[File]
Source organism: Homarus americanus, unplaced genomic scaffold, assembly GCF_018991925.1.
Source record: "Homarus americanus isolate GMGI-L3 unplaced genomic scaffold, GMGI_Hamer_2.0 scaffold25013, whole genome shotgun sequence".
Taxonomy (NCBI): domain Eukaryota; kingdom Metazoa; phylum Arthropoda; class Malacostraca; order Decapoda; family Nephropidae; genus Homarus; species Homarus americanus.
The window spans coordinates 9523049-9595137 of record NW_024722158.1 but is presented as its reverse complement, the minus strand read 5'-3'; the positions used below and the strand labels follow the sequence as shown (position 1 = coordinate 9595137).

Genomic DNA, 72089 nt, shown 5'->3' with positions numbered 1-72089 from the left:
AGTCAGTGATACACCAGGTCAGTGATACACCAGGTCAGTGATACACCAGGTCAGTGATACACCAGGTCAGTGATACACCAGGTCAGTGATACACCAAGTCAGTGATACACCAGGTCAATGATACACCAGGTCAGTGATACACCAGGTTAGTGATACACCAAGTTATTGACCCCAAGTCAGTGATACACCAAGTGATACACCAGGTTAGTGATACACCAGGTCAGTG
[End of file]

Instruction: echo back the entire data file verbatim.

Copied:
Source organism: Homarus americanus, unplaced genomic scaffold, assembly GCF_018991925.1.
Source record: "Homarus americanus isolate GMGI-L3 unplaced genomic scaffold, GMGI_Hamer_2.0 scaffold25013, whole genome shotgun sequence".
Taxonomy (NCBI): domain Eukaryota; kingdom Metazoa; phylum Arthropoda; class Malacostraca; order Decapoda; family Nephropidae; genus Homarus; species Homarus americanus.
The window spans coordinates 9523049-9595137 of record NW_024722158.1 but is presented as its reverse complement, the minus strand read 5'-3'; the positions used below and the strand labels follow the sequence as shown (position 1 = coordinate 9595137).

Genomic DNA, 72089 nt, shown 5'->3' with positions numbered 1-72089 from the left:
AGTCAGTGATACACCAGGTCAGTGATACACCAGGTCAGTGATACACCAGGTCAGTGATACACCAGGTCAGTGATACACCAGGTCAGTGATACACCAAGTCAGTGATACACCAGGTCAATGATACACCAGGTCAGTGATACACCAGGTTAGTGATACACCAAGTTATTGACCCCAAGTCAGTGATACACCAAGTGATACACCAGGTTAGTGATACACCAGGTCAGTG